A small lot made of leaves harvested from wild tea bushes. These bushes grow outside the boundaries of the surrounding tea farms and are not under active cultivation. More commonly known as Da Hong Pao, this tea is traditionally referred to as “rock tea” as its grows in rocky, mineral-rich soils with a limited harvest quantity. The terroir gives this black its distinctive flavors and aromas. Harvested in early spring 2019, the leaves are sinewy, turning to a red-brown color with steeping.
The fact it was grown wild without human hand was enticing and then, with tasting, it proved quite delicious. It was harvested in early April and processed over the next 24 hours. The leaves are well crafted creating a smooth, rich taste experience.
The pluck is consistent. The leaves are small-to-medium in size as it was harvested early in April. The weather in Fujian in that year was quite warm by late March. The first pluck yielding nuanced flavors and strong aromas. In processing the leaves are sorted, oxidized, hand worked, shaped and fired between 2 and 3 times. The hand working of the leaf and the subsequent firings create the great flavors of this lot.
The first taste is rich, dense in flavor. We find notes of cocoa mostly, some stone fruit. This tea has a real warming effect in its finish. Note its lingering sweet notes.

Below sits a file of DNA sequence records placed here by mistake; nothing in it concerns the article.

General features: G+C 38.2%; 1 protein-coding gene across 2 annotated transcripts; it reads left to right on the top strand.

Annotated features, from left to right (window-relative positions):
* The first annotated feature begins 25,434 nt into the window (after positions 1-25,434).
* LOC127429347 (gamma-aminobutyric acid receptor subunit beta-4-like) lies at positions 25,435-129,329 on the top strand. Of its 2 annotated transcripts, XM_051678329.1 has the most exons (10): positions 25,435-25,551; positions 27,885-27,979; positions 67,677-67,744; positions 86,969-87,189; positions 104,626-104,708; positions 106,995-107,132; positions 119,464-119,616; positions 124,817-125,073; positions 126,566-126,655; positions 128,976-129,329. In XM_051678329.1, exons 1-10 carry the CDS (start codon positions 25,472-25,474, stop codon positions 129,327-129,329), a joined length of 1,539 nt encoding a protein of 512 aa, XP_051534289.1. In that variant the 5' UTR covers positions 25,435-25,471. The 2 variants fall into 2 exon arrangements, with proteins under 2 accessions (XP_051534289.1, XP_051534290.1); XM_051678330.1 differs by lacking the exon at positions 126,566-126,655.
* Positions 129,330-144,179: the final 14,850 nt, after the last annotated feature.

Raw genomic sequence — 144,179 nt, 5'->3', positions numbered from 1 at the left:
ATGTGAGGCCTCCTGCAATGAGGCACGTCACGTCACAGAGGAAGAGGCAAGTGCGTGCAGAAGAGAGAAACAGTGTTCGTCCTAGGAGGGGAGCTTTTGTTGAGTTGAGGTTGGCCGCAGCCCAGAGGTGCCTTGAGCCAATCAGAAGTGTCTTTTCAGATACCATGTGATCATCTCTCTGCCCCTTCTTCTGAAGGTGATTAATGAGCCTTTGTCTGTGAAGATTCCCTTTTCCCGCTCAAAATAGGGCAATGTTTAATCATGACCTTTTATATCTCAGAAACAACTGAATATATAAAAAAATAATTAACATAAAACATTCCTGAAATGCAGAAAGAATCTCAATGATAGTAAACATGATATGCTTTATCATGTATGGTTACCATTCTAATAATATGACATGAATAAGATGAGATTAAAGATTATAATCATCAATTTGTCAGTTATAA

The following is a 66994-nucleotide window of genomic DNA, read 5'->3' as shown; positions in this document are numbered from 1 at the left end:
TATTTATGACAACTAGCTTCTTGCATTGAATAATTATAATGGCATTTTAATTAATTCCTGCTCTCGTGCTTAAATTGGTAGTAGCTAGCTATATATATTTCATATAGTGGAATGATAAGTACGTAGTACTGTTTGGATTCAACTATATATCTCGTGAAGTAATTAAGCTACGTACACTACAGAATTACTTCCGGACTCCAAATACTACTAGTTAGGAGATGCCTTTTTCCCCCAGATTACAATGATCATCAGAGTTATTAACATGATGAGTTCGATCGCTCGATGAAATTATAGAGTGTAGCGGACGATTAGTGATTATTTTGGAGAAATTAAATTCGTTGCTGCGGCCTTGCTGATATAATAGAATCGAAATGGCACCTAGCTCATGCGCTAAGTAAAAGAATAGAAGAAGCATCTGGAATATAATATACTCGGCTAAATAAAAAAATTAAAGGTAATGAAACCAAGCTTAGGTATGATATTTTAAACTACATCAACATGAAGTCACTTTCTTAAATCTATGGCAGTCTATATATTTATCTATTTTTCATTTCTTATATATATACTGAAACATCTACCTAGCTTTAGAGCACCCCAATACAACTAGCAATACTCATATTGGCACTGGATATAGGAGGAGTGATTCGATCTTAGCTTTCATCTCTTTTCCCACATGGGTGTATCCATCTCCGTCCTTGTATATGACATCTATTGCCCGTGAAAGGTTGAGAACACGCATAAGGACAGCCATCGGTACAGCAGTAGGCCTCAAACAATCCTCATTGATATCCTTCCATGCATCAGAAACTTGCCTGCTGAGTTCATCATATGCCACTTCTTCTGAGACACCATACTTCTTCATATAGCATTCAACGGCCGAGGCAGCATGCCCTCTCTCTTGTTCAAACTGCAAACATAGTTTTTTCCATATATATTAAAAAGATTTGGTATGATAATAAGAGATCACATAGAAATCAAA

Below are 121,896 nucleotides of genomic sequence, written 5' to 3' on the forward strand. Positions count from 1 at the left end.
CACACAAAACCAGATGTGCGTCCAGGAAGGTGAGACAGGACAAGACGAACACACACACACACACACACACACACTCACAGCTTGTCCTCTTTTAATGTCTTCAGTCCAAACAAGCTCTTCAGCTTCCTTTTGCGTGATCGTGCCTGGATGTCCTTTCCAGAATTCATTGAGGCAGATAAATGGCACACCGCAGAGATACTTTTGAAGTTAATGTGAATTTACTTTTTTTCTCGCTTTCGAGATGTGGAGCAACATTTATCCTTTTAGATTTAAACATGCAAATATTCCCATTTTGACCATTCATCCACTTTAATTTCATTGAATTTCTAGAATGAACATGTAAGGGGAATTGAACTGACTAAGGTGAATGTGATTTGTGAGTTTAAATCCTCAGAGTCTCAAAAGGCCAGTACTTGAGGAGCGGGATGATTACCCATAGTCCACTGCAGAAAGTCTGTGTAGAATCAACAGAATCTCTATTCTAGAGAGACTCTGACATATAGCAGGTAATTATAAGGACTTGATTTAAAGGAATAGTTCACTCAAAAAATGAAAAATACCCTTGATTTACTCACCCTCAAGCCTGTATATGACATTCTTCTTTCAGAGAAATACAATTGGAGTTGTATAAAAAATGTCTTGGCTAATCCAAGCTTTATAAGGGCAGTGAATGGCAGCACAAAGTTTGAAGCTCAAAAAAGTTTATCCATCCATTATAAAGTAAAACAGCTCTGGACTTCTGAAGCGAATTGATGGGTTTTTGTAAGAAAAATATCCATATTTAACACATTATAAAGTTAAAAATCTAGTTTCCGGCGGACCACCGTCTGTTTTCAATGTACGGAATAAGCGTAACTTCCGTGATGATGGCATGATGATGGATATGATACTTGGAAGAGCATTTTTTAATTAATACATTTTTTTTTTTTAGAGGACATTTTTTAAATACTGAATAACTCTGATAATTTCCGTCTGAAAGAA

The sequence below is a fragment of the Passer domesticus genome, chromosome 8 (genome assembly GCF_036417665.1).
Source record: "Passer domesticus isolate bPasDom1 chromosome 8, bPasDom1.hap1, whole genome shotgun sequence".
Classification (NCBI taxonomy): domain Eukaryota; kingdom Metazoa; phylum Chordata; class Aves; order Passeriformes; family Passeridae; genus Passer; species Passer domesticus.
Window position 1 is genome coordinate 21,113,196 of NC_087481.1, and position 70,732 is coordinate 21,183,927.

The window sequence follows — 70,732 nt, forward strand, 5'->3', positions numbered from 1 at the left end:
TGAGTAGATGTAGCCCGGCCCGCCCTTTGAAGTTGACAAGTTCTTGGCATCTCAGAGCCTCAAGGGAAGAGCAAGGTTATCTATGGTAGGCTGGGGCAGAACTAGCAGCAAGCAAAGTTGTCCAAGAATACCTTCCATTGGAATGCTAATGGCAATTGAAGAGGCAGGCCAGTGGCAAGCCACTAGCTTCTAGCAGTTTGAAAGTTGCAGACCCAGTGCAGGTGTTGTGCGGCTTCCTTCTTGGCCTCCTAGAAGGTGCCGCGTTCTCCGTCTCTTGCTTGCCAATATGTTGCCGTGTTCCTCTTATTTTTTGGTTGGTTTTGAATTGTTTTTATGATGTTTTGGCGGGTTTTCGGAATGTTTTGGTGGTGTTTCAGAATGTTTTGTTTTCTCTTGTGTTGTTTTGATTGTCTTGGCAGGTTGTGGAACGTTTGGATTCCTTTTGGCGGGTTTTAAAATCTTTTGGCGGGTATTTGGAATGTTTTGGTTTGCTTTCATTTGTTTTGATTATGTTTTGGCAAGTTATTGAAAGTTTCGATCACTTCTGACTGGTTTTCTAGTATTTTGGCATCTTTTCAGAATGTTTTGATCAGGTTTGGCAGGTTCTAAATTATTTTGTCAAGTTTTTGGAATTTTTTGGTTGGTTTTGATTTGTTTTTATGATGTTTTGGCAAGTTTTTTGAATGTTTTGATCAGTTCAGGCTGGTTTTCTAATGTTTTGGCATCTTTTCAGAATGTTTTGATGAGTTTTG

This tea, like most blacks, is best with water at about 195-205 F. Use 3 grams or a rounded teaspoon of leaf for 8-12 ounces of spring/filtered water. A quick rinse of the leaves will enhance the flavors of the first cup. Steep for 2.5-3 minutes.
I love this tea! It's got a substantial and rich flavor yet isn't too strong!
Excellent tea. True to its description.
I drank this tea first without rinsing it. It tasted like the earth that the tea grew in and was unpleasant. I next gave the tea leaves a rinse of 10 seconds with boiling water and let the leaves sit a minute. Then i steeped the leaves for two minutes. This produced a much different, enjoyable cup, that tasted different than a traditional black tea. It has notes of oatmeal and mushroom and is pleasing. It would not be my regular, daily drink, but it was fun to experience drinking a wild, uncultivated tea.
Da Hong Pao is a Wuyi rock tea grown in the Wuyi Mountains. It is a heavily oxidized, dark oolong tea. It is the world's most expensive tea. Due to its high quality, Da Hong Pao tea is usually reserved for honored guests in China. Wikipedia